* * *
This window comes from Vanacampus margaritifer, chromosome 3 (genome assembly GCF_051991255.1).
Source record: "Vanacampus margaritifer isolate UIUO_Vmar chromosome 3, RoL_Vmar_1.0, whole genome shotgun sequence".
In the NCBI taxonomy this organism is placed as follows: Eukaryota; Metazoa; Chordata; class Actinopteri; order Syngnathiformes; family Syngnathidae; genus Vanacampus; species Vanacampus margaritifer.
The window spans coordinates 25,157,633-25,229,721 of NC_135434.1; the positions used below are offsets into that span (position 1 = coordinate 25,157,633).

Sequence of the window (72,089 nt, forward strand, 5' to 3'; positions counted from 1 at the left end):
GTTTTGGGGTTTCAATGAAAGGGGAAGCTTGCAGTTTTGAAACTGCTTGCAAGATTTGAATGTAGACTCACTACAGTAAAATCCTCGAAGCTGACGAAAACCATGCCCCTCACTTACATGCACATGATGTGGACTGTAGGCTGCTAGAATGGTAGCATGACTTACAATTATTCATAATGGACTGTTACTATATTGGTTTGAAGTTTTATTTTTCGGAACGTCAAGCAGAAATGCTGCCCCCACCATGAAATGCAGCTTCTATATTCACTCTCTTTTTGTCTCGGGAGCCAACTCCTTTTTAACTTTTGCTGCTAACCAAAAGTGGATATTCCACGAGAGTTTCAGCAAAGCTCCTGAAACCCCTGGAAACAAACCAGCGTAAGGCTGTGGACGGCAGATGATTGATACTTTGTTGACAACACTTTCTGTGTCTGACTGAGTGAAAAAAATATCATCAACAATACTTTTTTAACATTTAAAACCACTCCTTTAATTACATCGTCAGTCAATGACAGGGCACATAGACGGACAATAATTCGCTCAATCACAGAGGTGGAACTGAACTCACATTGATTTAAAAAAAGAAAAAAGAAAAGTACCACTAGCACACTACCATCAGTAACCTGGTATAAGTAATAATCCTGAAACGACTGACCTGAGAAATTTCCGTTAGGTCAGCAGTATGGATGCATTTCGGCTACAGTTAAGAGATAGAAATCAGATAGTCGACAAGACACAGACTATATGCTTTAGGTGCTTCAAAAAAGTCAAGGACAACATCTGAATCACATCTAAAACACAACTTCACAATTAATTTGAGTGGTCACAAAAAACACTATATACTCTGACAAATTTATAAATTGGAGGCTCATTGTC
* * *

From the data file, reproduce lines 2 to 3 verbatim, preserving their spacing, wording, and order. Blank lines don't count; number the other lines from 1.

Source record: "Vanacampus margaritifer isolate UIUO_Vmar chromosome 3, RoL_Vmar_1.0, whole genome shotgun sequence".
In the NCBI taxonomy this organism is placed as follows: Eukaryota; Metazoa; Chordata; class Actinopteri; order Syngnathiformes; family Syngnathidae; genus Vanacampus; species Vanacampus margaritifer.